Colonized and Decolonized Ideologies in Communities: Who gets to Decide?

Author: Sylvie Roy (University of Calgary, Werklund School of Education, Alberta, Canada)
Speaker: Sylvie Roy
Topic: Applied Sociolinguistics
The (SCOPUS / ISI) GLOCAL AFALA 2023 General Session


Countries, which have several national and official languages, often choose one particular language in schools so children can acquire it for their future. Even if several languages are chosen, one language in power still prevails in discourses and in practices. Language ideologies, the beliefs held by a community, always make it difficult to understand the heritage and cultural lost related to the choice made. In Canada, for example, even if we have two official languages (French-English), English stays the language of power for new immigrants and refugees making it difficult for families to keep their first languages, even for the French minority. As for Africa, years of discussions do not change the fact that there are still ideologies connected to nation-state and ideologies informed by anti-colonialist struggle and anti-imperialist philosophy (Wolff, 2016).

In this interactive presentation, based on Blommaert’s Language Ideological Debates book (1999) and using a Sociolinguistic for change framework (Roy, 2020), I will bring forward questions related to language ideologies such as how do we decide which languages to promote and for what purposes? Who are excluded in the process, why and for what consequences? I question how ideologies (in addition to ideologies related to specific powerful languages) and social processes (e.g., social categorization, marginalization, etc.) can affect as well as impede processes of social identity construction and language learning.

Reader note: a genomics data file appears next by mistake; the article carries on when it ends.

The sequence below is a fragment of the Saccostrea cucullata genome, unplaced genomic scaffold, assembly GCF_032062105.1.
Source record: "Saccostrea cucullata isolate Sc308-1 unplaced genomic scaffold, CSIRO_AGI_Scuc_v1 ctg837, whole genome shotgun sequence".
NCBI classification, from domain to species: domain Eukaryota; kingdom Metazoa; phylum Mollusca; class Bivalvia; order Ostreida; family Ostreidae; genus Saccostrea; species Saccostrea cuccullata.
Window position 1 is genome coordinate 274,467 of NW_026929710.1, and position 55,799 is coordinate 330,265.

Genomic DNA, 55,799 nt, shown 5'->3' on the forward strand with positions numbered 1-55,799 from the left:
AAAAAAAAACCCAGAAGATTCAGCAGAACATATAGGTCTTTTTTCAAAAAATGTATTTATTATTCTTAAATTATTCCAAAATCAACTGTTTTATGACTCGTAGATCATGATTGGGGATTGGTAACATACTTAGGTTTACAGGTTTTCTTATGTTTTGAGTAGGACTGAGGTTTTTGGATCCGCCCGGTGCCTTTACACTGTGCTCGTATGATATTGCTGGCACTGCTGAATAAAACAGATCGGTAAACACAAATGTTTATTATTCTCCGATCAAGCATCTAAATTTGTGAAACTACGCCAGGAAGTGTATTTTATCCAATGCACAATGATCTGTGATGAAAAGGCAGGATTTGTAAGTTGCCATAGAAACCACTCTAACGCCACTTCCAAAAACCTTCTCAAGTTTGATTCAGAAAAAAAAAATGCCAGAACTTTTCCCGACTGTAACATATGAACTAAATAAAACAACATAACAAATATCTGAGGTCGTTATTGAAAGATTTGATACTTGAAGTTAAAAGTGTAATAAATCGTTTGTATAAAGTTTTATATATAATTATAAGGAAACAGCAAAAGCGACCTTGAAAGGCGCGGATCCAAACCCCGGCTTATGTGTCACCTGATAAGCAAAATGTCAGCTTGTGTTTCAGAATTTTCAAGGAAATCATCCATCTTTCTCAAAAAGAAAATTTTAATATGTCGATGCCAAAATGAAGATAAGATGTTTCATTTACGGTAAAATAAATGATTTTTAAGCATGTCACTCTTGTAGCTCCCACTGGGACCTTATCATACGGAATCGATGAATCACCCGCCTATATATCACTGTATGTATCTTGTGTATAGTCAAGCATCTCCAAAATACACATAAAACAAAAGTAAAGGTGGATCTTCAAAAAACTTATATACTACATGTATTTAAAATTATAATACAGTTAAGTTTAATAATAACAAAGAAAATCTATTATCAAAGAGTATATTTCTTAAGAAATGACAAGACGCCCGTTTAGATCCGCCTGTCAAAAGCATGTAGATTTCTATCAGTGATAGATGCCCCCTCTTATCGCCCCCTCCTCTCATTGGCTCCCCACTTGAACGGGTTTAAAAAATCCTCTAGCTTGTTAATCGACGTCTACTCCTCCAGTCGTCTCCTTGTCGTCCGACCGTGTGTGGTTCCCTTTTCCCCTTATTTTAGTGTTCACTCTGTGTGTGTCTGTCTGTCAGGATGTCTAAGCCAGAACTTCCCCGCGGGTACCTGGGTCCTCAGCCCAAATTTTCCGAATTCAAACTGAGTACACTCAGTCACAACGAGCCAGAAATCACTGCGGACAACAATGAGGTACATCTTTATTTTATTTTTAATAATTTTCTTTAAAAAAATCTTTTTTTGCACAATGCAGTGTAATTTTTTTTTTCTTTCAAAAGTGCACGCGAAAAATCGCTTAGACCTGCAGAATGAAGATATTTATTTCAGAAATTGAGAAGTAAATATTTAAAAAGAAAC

This is a presentation that will focus on discussing with the audience and their understanding of complex ideologies related to their own community. Language ideological debates are part of more general sociopolitical processes, and contributions from community members “may consist of a clearer understanding of the precise role played by language ideologies in more general sociopolitical developments, conflicts and struggles.” (Blommaert, 1999, 2).

Keywords: Ideologies, Languages, Communities, marginalization